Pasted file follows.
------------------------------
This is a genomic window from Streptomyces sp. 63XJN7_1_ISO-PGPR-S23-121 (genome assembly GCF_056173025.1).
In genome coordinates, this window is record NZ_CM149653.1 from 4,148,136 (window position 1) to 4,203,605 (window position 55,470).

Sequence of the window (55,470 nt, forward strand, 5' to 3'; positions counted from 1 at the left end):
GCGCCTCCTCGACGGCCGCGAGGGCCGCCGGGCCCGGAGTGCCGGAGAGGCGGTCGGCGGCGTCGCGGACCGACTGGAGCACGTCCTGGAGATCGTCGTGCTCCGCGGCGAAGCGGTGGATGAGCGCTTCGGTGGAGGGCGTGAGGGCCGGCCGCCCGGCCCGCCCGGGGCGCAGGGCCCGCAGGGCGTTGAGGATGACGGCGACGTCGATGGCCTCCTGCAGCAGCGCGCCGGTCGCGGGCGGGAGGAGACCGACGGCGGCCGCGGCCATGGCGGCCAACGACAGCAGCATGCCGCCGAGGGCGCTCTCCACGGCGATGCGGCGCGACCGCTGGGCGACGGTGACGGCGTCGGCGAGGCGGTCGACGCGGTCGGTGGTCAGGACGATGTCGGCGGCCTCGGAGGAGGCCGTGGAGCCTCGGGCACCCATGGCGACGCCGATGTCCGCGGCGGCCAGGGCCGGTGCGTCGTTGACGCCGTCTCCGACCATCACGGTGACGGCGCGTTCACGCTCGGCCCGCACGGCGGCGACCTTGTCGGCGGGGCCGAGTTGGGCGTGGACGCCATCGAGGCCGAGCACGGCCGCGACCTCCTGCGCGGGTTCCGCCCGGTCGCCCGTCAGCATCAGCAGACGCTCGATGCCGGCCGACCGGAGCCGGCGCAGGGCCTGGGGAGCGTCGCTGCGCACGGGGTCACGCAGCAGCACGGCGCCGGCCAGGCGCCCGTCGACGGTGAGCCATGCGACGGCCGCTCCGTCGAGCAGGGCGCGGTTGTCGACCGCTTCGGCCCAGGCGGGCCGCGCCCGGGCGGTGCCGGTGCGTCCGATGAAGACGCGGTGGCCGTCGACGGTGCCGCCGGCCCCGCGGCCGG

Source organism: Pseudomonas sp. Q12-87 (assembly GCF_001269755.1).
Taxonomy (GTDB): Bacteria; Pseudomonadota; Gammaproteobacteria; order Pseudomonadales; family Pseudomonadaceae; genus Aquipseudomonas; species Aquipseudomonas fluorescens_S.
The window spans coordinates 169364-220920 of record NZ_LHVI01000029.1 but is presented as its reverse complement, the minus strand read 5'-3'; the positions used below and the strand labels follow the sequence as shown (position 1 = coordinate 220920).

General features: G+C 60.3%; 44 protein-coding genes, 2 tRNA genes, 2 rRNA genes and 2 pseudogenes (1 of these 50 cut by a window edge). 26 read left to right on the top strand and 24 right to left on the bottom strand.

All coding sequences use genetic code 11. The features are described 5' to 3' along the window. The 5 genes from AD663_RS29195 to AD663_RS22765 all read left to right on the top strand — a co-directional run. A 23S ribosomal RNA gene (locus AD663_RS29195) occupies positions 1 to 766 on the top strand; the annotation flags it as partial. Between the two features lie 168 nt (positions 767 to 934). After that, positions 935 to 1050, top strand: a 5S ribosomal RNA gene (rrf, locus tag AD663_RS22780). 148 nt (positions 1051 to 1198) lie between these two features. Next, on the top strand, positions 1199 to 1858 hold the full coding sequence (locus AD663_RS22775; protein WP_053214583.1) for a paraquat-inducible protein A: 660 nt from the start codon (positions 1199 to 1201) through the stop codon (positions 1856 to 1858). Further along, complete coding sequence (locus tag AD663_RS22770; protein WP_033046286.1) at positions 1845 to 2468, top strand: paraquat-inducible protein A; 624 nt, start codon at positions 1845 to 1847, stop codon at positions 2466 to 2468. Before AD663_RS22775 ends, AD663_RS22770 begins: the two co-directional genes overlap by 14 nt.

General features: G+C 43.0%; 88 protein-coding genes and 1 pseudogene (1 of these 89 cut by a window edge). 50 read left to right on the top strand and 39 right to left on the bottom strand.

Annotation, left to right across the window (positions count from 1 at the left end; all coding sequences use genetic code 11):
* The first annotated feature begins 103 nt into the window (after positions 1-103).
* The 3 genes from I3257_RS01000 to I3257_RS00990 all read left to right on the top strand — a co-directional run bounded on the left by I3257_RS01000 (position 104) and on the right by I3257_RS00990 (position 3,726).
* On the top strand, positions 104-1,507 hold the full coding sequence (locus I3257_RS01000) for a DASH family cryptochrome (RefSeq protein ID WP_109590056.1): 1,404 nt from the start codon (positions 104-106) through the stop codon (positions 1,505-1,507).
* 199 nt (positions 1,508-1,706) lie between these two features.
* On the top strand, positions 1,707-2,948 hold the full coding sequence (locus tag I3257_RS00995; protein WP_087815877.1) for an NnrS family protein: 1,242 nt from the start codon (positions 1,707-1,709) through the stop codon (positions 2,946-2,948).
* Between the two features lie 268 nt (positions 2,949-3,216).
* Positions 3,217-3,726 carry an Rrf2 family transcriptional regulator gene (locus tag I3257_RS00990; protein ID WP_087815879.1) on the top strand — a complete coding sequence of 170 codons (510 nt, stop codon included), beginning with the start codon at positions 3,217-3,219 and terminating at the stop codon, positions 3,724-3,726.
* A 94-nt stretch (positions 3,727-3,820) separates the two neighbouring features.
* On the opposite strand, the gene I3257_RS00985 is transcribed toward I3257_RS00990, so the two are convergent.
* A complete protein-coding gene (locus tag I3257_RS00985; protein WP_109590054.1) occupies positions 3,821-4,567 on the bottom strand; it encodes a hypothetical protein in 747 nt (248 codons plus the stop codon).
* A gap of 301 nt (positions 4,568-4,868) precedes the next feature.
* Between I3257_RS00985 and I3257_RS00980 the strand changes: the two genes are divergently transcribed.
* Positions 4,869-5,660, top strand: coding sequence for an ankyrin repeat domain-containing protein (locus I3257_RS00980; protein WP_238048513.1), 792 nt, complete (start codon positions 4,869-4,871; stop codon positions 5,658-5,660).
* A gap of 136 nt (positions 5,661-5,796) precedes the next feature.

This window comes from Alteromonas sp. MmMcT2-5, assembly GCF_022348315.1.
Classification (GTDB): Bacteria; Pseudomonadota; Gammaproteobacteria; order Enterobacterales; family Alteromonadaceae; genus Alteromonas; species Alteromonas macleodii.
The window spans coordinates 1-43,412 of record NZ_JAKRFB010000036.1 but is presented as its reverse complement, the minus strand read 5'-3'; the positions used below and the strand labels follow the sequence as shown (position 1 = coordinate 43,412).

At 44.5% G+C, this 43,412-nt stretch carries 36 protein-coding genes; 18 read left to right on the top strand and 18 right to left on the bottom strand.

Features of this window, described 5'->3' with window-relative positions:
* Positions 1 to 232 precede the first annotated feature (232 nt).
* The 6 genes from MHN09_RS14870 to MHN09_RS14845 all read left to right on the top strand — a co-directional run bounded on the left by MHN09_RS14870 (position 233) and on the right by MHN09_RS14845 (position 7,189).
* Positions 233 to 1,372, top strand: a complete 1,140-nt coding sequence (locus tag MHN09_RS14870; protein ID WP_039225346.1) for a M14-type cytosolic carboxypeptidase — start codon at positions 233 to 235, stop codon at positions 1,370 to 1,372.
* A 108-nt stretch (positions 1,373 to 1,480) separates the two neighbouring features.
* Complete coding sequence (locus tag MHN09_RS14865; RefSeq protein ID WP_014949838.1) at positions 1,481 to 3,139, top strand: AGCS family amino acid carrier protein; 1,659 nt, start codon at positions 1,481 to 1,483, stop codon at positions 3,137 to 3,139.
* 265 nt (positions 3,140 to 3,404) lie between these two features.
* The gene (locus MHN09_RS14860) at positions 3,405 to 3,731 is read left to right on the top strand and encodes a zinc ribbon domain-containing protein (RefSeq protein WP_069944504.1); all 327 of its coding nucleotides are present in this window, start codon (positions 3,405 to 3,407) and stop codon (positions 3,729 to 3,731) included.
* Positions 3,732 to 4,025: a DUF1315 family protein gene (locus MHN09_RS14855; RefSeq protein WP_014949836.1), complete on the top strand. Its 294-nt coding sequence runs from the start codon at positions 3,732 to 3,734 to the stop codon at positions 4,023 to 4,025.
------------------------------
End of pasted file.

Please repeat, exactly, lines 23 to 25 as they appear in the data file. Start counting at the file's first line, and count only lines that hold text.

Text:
* Between I3257_RS00985 and I3257_RS00980 the strand changes: the two genes are divergently transcribed.
* Positions 4,869-5,660, top strand: coding sequence for an ankyrin repeat domain-containing protein (locus I3257_RS00980; protein WP_238048513.1), 792 nt, complete (start codon positions 4,869-4,871; stop codon positions 5,658-5,660).
* A gap of 136 nt (positions 5,661-5,796) precedes the next feature.